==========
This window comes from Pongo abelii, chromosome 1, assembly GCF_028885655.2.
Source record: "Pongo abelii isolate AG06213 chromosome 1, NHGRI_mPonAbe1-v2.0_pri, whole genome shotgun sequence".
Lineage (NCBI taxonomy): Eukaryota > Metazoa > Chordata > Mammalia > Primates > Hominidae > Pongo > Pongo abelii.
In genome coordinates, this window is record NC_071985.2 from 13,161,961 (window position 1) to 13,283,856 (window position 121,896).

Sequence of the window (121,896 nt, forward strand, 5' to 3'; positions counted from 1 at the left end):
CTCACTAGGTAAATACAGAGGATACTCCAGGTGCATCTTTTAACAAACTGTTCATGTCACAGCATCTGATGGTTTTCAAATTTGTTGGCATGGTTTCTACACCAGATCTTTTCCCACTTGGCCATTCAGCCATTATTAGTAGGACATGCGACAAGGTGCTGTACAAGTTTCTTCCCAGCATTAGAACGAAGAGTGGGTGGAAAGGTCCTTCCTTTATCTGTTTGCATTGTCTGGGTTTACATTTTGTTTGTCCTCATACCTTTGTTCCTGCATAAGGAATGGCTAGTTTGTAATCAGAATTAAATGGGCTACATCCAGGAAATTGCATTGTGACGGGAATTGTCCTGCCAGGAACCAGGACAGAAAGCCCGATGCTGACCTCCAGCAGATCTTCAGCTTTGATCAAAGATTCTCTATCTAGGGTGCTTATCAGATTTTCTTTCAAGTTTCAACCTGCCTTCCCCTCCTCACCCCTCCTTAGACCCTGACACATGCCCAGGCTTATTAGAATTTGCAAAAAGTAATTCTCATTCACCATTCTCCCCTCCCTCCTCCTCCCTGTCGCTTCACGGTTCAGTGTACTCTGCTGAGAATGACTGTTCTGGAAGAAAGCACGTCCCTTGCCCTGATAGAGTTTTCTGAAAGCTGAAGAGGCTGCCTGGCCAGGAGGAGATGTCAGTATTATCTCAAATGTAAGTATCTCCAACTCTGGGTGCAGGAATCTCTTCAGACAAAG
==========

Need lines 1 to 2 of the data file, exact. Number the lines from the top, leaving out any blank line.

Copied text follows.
This window comes from Pongo abelii, chromosome 1, assembly GCF_028885655.2.
Source record: "Pongo abelii isolate AG06213 chromosome 1, NHGRI_mPonAbe1-v2.0_pri, whole genome shotgun sequence".